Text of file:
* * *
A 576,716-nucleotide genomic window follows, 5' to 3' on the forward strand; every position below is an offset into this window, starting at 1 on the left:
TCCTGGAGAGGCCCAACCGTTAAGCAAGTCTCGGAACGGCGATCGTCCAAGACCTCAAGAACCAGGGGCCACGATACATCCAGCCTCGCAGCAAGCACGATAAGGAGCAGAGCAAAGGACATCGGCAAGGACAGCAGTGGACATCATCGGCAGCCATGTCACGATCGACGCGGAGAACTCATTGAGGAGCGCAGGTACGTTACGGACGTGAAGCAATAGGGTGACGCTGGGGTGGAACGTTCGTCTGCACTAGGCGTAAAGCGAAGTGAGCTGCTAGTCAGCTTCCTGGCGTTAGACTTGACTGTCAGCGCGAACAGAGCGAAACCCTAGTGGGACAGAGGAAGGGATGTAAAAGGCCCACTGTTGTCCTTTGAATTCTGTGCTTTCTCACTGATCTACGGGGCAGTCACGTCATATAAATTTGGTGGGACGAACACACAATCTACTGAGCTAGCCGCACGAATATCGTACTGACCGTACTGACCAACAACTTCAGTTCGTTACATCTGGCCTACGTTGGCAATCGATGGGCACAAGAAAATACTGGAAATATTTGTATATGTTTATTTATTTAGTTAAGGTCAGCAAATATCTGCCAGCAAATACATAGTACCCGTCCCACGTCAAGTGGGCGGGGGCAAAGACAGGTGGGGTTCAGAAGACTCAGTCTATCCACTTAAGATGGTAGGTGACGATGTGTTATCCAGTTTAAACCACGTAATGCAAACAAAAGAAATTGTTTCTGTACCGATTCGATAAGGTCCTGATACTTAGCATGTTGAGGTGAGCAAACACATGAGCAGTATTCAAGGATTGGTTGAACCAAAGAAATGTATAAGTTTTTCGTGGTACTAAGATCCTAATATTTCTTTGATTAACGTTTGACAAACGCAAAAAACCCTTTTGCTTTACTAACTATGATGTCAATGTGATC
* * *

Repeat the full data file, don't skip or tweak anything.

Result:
A 576,716-nucleotide genomic window follows, 5' to 3' on the forward strand; every position below is an offset into this window, starting at 1 on the left:
TCCTGGAGAGGCCCAACCGTTAAGCAAGTCTCGGAACGGCGATCGTCCAAGACCTCAAGAACCAGGGGCCACGATACATCCAGCCTCGCAGCAAGCACGATAAGGAGCAGAGCAAAGGACATCGGCAAGGACAGCAGTGGACATCATCGGCAGCCATGTCACGATCGACGCGGAGAACTCATTGAGGAGCGCAGGTACGTTACGGACGTGAAGCAATAGGGTGACGCTGGGGTGGAACGTTCGTCTGCACTAGGCGTAAAGCGAAGTGAGCTGCTAGTCAGCTTCCTGGCGTTAGACTTGACTGTCAGCGCGAACAGAGCGAAACCCTAGTGGGACAGAGGAAGGGATGTAAAAGGCCCACTGTTGTCCTTTGAATTCTGTGCTTTCTCACTGATCTACGGGGCAGTCACGTCATATAAATTTGGTGGGACGAACACACAATCTACTGAGCTAGCCGCACGAATATCGTACTGACCGTACTGACCAACAACTTCAGTTCGTTACATCTGGCCTACGTTGGCAATCGATGGGCACAAGAAAATACTGGAAATATTTGTATATGTTTATTTATTTAGTTAAGGTCAGCAAATATCTGCCAGCAAATACATAGTACCCGTCCCACGTCAAGTGGGCGGGGGCAAAGACAGGTGGGGTTCAGAAGACTCAGTCTATCCACTTAAGATGGTAGGTGACGATGTGTTATCCAGTTTAAACCACGTAATGCAAACAAAAGAAATTGTTTCTGTACCGATTCGATAAGGTCCTGATACTTAGCATGTTGAGGTGAGCAAACACATGAGCAGTATTCAAGGATTGGTTGAACCAAAGAAATGTATAAGTTTTTCGTGGTACTAAGATCCTAATATTTCTTTGATTAACGTTTGACAAACGCAAAAAACCCTTTTGCTTTACTAACTATGATGTCAATGTGATC